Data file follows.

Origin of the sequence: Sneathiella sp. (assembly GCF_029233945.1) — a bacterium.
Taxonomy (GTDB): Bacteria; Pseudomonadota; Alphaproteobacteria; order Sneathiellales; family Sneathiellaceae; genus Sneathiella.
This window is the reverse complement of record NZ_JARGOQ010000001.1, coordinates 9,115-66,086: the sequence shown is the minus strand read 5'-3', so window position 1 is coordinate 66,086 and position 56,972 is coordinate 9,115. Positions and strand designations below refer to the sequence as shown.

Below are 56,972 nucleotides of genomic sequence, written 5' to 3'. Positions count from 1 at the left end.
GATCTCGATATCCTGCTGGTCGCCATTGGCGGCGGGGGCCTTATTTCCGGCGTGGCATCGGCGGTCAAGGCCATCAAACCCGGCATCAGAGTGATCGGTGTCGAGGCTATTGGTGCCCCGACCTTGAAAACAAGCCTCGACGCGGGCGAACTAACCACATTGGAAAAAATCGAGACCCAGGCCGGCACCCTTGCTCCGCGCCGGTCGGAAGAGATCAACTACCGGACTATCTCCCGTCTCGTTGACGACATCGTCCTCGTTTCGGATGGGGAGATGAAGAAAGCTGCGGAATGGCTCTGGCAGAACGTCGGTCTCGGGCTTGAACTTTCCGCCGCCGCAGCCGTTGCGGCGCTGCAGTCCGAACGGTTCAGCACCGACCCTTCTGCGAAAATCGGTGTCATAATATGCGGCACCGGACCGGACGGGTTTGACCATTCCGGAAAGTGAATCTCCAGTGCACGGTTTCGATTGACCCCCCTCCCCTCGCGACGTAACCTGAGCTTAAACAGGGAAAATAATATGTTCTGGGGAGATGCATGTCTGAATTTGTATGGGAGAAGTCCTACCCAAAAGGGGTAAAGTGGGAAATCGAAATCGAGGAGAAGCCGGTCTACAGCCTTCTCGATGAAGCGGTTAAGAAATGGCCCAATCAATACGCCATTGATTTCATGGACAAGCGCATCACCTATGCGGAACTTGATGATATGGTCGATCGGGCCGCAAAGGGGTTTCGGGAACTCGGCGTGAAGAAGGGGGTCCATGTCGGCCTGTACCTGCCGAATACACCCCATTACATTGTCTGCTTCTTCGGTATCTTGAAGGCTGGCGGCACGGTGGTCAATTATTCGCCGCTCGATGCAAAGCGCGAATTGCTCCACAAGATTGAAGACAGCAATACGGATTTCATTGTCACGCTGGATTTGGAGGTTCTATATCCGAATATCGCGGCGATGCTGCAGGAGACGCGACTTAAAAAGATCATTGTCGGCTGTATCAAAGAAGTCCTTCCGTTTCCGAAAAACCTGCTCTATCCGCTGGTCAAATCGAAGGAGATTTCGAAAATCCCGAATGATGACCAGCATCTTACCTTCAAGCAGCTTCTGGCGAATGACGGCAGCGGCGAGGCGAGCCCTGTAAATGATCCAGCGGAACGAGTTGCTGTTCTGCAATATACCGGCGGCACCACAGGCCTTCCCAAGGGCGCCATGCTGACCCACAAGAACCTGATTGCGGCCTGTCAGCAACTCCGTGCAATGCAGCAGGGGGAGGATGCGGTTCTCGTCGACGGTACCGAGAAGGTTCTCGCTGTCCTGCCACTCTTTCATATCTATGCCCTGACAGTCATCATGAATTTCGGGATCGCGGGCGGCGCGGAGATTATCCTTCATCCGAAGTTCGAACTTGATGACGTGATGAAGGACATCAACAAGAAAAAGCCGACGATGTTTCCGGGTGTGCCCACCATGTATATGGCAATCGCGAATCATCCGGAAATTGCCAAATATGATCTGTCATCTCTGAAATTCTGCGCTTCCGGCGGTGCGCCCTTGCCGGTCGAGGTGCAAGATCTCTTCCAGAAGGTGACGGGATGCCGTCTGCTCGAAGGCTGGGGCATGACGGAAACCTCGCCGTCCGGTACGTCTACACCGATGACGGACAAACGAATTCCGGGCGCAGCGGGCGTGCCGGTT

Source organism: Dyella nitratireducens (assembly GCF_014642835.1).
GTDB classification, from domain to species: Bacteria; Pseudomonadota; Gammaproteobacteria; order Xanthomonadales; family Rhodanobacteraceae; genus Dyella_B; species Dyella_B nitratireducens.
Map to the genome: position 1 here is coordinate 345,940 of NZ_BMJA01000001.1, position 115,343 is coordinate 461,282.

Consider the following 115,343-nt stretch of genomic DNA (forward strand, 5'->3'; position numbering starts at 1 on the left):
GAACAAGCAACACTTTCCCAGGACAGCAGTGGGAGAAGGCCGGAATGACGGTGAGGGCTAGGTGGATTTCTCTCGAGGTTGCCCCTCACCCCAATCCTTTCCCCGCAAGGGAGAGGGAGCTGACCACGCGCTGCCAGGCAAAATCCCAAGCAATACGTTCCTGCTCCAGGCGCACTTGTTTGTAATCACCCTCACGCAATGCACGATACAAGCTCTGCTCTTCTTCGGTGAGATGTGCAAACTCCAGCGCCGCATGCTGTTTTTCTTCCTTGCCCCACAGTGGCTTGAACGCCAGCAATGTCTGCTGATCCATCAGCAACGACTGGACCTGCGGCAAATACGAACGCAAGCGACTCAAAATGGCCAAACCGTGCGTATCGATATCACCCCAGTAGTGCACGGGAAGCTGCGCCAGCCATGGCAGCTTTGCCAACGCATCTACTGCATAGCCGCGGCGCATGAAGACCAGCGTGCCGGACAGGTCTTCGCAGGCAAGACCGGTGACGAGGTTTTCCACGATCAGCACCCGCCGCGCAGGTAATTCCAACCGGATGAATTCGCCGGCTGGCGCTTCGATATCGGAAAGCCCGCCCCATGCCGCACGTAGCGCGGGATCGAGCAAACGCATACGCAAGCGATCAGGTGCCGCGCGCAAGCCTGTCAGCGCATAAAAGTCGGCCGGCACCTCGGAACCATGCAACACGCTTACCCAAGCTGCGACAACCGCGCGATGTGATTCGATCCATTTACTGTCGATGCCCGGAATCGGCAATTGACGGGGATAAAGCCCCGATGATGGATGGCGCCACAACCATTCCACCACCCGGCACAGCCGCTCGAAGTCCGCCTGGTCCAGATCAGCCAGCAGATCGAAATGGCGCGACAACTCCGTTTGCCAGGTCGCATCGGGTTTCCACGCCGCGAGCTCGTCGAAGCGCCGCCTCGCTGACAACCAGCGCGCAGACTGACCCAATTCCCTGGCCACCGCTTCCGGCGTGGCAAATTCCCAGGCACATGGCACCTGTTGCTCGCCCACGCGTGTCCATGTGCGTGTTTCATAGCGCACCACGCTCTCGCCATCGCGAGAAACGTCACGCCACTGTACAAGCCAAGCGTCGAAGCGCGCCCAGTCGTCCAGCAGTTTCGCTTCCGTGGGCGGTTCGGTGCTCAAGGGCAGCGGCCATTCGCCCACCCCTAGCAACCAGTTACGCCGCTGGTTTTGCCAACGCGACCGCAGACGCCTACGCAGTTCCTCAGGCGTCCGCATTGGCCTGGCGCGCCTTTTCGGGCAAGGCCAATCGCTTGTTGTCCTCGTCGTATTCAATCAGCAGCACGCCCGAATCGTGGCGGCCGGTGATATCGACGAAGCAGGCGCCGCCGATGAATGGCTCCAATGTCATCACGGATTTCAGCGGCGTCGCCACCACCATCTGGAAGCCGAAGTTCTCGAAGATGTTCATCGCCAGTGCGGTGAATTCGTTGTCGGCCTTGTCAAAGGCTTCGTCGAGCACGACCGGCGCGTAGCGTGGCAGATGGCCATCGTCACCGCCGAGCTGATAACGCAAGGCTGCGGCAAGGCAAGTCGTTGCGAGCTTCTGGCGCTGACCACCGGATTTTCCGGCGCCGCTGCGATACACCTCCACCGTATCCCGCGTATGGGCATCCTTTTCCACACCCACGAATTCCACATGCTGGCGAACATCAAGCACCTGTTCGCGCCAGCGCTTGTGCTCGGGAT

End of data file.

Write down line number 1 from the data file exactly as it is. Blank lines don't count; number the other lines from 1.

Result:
Origin of the sequence: Sneathiella sp. (assembly GCF_029233945.1) — a bacterium.